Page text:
Canoeing Physical Hazards

Learn what dangerous terrain to look out for when planning your canoeing route.

| November 2018

  • The current undercuts the bank, causing trees to fall into the river.
    Photo courtesy of Rocky Mountain Books
  • Trees hanging above the surface of the water form sweepers.
    Photo courtesy of Rocky Mountain Books
  • Once trees penetrate the water surface, they become dangerous strainers.
    Photo courtesy of Rocky Mountain Books
  • Deadheads are formed when trees, complete with roots, are torn free from the banks of the river.
    Photo courtesy of Rocky Mountain Books
  • Log-jams can create deadly strainers.
    Photo courtesy of Rocky Mountain Books.
  • The consistent uniform structure of man made weirs creates inescapable drowning machines.
    Photo courtesy of Rocky Mountain Books
  • Opposite: Steep ledges and drops should be carefully assessed as they may be dangerous, recirculating, hydraulics.
    Photo courtesy of Rocky Mountain Books
  • Powerful recirculating systems in steep drops can be deadly traps for paddlers.
    Photo courtesy of Rocky Mountain Books
  • An undercut rock on the outside of a bend. Even at low water, as in this picture, a canoe or canoeist could be pinned. In higher water the danger is much more significant because of stronger currents flowing downwards under the undercut and the greater possibility of the canoeist being pinned underwater.
    Photo by Keith Morton

To plan for rescue, and determine the equipment that should be carried, the group leader must find out as much as possible about the physical hazards of the route.

The individual nature of the canoe route, and particularly its own specific physical hazards, will significantly affect your rescue planning. A steep, rocky, technically difficult river will demand a completely different rescue plan, compared to a week long, remote, lake canoeing trip. Unfortunately, it may be difficult to find out what the physical hazards are, so you may need to be prepared for a number of possibilities. The important point is to ensure that all the equipment that is available to your group is suitable for the expected conditions, and that it is in proper working order, before you leave home. I remember a day when one of my friends, Cathy, capsized in a difficult rapid, and there was only one rescuer downstream of her. The rescuer, Steve, jumped out of his canoe, onto the shore to toss his throwbag. Steve was confident in his ability to use a throwbag, and was caught totally by surprise when he swung the bag for a powerful throw, and nothing happened. This was the first time this season that Steve had used this throwbag, and who- ever was using the throwbag last had not stored it properly, leaving it stuffed m a tangled, useless mass. Cathy floated by with a forlorn look on her face, and a longer, unpleasant rescue ensued.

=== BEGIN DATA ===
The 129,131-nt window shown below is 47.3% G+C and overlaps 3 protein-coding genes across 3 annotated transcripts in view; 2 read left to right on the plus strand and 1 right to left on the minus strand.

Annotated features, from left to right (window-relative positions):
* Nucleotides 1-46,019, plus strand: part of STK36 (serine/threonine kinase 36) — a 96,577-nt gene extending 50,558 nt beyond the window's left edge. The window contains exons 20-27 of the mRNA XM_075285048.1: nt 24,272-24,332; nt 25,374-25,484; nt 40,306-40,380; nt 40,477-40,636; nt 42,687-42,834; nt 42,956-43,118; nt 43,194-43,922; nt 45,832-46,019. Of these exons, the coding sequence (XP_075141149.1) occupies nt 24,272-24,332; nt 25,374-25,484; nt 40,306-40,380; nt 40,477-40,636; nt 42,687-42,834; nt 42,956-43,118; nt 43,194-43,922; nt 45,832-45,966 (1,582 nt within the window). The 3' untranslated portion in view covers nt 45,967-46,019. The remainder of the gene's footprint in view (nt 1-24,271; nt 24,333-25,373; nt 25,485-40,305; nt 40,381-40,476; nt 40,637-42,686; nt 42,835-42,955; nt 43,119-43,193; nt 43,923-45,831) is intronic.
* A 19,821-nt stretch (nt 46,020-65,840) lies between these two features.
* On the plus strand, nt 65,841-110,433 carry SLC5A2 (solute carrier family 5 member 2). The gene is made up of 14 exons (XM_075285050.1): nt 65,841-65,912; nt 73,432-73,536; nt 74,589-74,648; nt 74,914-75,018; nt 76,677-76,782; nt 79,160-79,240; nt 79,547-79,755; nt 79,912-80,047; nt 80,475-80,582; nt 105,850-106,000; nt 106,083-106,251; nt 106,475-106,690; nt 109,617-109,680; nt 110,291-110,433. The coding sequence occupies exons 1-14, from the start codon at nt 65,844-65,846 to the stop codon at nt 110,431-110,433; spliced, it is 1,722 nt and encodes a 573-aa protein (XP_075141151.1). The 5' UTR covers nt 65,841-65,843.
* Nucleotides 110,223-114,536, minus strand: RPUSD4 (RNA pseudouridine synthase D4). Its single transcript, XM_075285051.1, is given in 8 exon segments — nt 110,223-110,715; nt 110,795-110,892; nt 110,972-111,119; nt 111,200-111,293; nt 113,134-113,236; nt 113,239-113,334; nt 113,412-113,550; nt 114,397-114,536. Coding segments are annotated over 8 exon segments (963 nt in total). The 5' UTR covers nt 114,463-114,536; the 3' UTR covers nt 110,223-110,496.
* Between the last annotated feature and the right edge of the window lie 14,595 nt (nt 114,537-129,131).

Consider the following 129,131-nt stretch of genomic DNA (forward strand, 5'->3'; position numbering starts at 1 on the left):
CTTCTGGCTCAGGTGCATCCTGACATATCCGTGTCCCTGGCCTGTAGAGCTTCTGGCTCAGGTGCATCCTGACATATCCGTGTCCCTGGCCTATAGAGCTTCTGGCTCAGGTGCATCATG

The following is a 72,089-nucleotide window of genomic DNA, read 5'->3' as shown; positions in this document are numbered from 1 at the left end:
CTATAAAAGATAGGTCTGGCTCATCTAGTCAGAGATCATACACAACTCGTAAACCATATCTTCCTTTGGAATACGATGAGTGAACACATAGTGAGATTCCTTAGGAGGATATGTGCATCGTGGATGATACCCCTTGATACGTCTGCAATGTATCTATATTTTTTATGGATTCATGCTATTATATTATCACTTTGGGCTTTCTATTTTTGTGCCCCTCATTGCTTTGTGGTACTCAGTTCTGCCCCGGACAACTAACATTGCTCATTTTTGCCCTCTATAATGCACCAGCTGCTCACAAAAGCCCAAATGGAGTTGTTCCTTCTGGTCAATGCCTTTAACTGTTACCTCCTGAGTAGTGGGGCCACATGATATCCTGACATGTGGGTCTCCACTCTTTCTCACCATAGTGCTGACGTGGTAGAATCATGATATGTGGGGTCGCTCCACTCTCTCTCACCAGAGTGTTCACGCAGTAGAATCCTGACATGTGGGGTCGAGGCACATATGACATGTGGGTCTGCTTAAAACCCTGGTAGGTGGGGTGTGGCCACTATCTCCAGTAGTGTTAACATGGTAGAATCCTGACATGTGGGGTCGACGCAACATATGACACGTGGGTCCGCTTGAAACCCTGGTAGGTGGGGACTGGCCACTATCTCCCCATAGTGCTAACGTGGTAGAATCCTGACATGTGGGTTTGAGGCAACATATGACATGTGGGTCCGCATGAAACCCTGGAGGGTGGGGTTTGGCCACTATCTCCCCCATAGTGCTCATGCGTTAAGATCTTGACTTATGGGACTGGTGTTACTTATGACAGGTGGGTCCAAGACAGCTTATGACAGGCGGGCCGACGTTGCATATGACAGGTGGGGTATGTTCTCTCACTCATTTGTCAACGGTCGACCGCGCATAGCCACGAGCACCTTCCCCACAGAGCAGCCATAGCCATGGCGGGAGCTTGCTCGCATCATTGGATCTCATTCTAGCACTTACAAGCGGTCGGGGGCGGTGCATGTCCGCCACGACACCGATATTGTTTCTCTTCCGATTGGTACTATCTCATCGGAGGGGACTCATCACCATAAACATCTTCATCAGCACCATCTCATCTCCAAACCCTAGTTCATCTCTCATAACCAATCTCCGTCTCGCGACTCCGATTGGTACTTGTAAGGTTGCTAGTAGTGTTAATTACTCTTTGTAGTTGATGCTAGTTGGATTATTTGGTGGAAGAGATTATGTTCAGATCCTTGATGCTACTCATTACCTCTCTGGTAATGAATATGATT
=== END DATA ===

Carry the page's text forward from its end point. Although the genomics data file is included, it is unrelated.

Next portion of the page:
How Moving Water Affects Safety

River mishaps are different from lake mishaps in that the river does not stop flowing just because you have an accident. The situation is therefore more dynamic and likely to be more dangerous. Everything, including your res- cue, must happen faster, because the situation is continuously changing.



The organization, the planning for rescue, and the establishment of priorities, are exactly the same as for any other emergency situation. However, you are now dealing with moving water, and moving water has an awesome force. The faster the current, the greater the force.

Because the amount of force varies directly with the square of the velocity of the water, a very small increase in the velocity produces a large increase in the force of the water.



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